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Authors Emeritus: Lynd Ward

ph_LyndWardBorn in Chica­go on June 26, 1905, Lynd Ward, the son of a Methodist min­is­ter, grew up mov­ing around and liv­ing close to new immi­grants. Ward was a sick­ly baby and the fam­i­ly moved to north­ern Cana­da for sev­er­al months hop­ing his health would improve.

Upon the family’s return, Ward, now a health­i­er child, nev­er lost his bond with the wilder­ness. While at col­lege he met and mar­ried his wife, May McNeer, and left for Leipzig, Ger­many with her short­ly after grad­u­a­tion.

bk_BiggestBearWard’s illus­tra­tions show his respect for all peo­ple and the effects of his stay in the Cana­di­an wilder­ness. Among his books are Calde­cott Medal win­ner, The Biggest Bear (1952), The Sil­ver Pony: A Sto­ry in Pic­tures (1973), a word­less pic­ture book, sev­er­al biogra­phies of famous Amer­i­cans, and one of Mar­tin Luther. A num­ber of these books were writ­ten by his wife, May McNeer.

Among the awards received by Ward are the Regi­na Award in 1975, the Carteret Book Club award for illus­tra­tion, and oth­ers. Two New­bery win­ners were illus­trat­ed by Ward and anoth­er six books with Ward’s illus­tra­tions were named New­bery Hon­or books.

bk_GodsManWard was also an inno­v­a­tive cre­ator of books for adults. He made the first Amer­i­can word­less nov­el, Gods’ Man, which was pub­lished in 1929. He made five more such works: Mad­man’s Drum (1930), Wild Pil­grim­age (1932), Pre­lude to a Mil­lion Years (1933), Song With­out Words (1936), and Ver­ti­go (1937).

The Lynd Ward Graph­ic Nov­el Prize, spon­sored by Penn State Uni­ver­si­ty Libraries, is pre­sent­ed annu­al­ly to the best graph­ic nov­el, fic­tion or non-fic­tion, pub­lished in the pre­vi­ous cal­en­dar year by a liv­ing U.S. or Cana­di­an cit­i­zen or res­i­dent.

Lynd Ward died in 1985.

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From the Editor

by Mar­sha Qua­ley

written by Candace Fleming  illustrated by Eric Rohmann  Atheneum, 2015

Atheneum, 2015

Wel­come! It’s the first Tues­day of the month and time to launch a new month of Bookol­o­gy. Our Octo­ber Book­storm™ has as its cen­ter­piece the won­der­ful pic­ture book Bulldozer’s Big Day, the first time we’ve focused on a pic­ture book for young read­ers.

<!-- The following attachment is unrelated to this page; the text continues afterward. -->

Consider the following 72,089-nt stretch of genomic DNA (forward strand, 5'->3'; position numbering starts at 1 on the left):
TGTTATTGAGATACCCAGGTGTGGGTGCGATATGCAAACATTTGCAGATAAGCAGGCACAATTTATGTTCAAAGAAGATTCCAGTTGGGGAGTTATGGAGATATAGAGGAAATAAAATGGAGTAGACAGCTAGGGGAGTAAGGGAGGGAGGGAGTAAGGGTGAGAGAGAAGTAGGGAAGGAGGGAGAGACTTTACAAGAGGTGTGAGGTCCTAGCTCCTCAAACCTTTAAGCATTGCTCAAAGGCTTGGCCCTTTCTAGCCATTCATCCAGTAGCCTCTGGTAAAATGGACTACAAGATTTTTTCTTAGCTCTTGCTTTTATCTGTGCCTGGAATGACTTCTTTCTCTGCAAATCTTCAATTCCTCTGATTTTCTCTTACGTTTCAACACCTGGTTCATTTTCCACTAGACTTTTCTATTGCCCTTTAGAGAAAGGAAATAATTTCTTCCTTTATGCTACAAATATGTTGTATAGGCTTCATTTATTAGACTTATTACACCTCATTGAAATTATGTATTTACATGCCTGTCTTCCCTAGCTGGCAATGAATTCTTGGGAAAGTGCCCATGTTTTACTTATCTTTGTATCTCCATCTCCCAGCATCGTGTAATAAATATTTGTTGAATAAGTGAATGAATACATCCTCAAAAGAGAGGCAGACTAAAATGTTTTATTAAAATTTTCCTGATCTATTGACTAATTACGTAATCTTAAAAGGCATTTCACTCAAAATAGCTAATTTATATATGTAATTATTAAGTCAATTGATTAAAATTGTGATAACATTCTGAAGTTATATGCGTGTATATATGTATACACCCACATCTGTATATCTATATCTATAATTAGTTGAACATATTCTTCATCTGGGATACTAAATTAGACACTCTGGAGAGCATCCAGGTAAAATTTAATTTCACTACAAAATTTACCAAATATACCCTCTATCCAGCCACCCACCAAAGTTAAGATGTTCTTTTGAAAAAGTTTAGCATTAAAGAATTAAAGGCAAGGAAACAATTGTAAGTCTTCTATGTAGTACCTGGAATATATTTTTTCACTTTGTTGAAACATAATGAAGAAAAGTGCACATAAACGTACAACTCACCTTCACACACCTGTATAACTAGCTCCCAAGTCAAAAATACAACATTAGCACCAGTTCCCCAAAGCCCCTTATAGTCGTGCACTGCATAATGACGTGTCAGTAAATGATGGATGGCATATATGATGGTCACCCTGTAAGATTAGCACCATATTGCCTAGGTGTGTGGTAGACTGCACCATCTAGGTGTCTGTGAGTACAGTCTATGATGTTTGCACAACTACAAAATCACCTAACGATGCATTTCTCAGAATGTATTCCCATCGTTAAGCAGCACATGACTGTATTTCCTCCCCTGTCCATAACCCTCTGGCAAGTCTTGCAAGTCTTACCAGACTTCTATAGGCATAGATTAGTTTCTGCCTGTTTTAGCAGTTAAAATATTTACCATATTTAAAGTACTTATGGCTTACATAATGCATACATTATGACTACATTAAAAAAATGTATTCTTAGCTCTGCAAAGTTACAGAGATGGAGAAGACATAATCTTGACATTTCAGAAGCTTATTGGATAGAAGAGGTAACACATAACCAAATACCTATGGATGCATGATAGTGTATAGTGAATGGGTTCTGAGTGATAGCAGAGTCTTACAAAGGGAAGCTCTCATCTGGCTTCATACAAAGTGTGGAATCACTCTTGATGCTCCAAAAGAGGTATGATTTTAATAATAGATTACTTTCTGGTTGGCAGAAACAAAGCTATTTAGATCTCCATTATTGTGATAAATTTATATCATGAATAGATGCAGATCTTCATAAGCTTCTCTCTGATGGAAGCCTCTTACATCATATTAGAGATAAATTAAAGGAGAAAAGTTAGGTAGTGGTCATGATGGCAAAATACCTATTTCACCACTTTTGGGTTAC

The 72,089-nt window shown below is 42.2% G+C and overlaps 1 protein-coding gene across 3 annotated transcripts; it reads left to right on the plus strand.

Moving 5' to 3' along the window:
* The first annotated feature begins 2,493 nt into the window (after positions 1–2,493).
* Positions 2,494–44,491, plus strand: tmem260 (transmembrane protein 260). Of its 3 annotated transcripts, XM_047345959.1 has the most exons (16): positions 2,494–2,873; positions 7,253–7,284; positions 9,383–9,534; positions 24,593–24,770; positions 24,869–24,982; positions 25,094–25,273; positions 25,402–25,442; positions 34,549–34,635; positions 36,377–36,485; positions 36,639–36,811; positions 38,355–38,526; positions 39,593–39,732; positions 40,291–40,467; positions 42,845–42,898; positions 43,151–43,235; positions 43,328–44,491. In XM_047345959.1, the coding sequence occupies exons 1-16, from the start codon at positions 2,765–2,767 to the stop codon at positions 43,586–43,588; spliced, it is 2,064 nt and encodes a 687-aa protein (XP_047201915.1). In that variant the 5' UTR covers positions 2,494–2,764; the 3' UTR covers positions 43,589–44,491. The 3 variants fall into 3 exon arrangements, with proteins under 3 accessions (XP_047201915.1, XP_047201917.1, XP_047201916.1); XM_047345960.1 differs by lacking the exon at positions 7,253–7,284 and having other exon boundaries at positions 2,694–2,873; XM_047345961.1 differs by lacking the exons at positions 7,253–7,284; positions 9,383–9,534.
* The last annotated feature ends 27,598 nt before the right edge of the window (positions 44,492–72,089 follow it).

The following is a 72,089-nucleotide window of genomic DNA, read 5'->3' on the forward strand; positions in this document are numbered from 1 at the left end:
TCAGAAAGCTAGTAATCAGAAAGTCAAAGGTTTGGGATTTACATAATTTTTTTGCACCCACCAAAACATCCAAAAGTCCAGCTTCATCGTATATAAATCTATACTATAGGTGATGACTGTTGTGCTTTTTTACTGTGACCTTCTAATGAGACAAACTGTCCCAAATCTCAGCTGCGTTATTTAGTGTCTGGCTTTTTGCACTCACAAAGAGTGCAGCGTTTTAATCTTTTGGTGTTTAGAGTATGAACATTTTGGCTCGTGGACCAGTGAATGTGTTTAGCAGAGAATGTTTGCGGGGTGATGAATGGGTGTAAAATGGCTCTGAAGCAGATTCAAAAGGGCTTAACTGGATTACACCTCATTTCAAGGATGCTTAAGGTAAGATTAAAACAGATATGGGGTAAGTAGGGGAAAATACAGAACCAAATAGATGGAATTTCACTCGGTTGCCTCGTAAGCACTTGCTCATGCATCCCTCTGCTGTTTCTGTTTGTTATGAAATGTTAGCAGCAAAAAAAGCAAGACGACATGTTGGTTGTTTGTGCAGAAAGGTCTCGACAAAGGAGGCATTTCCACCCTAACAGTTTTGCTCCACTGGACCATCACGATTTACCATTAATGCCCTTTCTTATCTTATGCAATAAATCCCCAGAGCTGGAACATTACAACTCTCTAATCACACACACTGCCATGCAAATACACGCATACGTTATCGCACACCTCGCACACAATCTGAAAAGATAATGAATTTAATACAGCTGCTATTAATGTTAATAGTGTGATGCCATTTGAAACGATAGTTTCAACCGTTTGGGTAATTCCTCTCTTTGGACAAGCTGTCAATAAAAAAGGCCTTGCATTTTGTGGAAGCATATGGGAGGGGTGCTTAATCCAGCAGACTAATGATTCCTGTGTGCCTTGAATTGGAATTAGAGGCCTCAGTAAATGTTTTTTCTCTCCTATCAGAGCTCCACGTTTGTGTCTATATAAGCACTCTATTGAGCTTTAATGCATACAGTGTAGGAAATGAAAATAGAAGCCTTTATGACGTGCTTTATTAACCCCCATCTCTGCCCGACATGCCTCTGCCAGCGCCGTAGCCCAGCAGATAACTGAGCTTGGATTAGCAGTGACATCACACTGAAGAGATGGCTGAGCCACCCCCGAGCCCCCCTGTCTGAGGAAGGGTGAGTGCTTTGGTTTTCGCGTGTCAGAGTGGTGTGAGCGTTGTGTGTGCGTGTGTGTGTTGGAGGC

Bulldozer’s Big Day was writ­ten by Sib­ert hon­or author Can­dace Flem­ing and illus­trat­ed by Calde­cott Medal­ist Eric Rohmann. We will fea­ture inter­views with both, begin­ning today with our con­ver­sa­tion with Eric Rohmann.

Rohmann’s block print art for Bull­doz­er trig­gered a dis­cus­sion between var­i­ous bookol­o­gists about oth­er print-illus­trat­ed children’s books, and put togeth­er a slide show of some of the stand-outs of the last cou­ple of decades. Have your own favorite? Let us know.

Our reg­u­lar colum­nists will be writ­ing through the month about their lat­est book or writ­ing dis­cov­er­ies; today: Read­ing Ahead author Vic­ki Palmquist on Isabelle Day Refus­es to Die of a Bro­ken Heart, a new mid­dle grade nov­el by Jane St. Antho­ny and many oth­er books that deal with “Laugh­ter and Grief.”

Don’t for­get to check out our two lat­est Authors Emer­i­tus posts about Vir­ginia Lee Bur­ton and Lynd Ward, who both used block print tech­niques in their illus­tra­tion work.  

bk_WillAllen

Eric Shabazz Larkin, illus.
Read­ers to Eaters, 2013

Octo­ber is a month of change in the north­ern hemi­sphere, so why not change a world record? Two orga­ni­za­tions are look­ing to claim the world record of most chil­dren-read-to-in-a-day.

On Octo­ber 19, 2015, Points of Light, a Hous­ton-based non­prof­it, will attempt to estab­lish a new world record by ral­ly­ing vol­un­teers to read to over 300,000 chil­dren in 24 hours. The cam­paign book for this attempt is Farmer Will Allen and the Grow­ing Table, writ­ten by Bookol­o­gy colum­nist Jack­ie Brig­gs Mar­tin!

The cur­rent world record is held by the non­prof­it Jump­start, which in asso­ci­a­tion with Can­dlewick Press, has for ten years run a glob­al cam­paign, Read for the Record® that gen­er­ates pub­lic sup­port for high-qual­i­ty ear­ly learn­ing by mobi­liz­ing mil­lions of chil­dren and adults to take part

Noah Z. Jones, illus. Candlewick, 2005

Noah Z. Jones, illus.

Can­dlewick, 2005

in the world’s largest shared read­ing expe­ri­ence. This year’s attempt is sched­uled for Octo­ber 22; the cam­paign book is Not Nor­man: A Gold­fish Sto­ry, by Kel­ly Ben­nett.

And, final­ly, it is a truth uni­ver­sal­ly acknowl­edged that any Octo­ber issue of a mag­a­zine must include some­thing relat­ed to Hal­loween.  We’ve got that cov­ered with this month’s Two for the Show col­umn: “What Scares You?,” in which Phyl­lis Root and Jack­ie Brig­gs Mar­tin dis­cuss the role of fear in books for young read­ers and spot­light a few books that deliv­er on a scary promise. Look for their con­ver­sa­tion Octo­ber 14.

As always, thank you for tak­ing the time to vis­it Bookol­o­gy.

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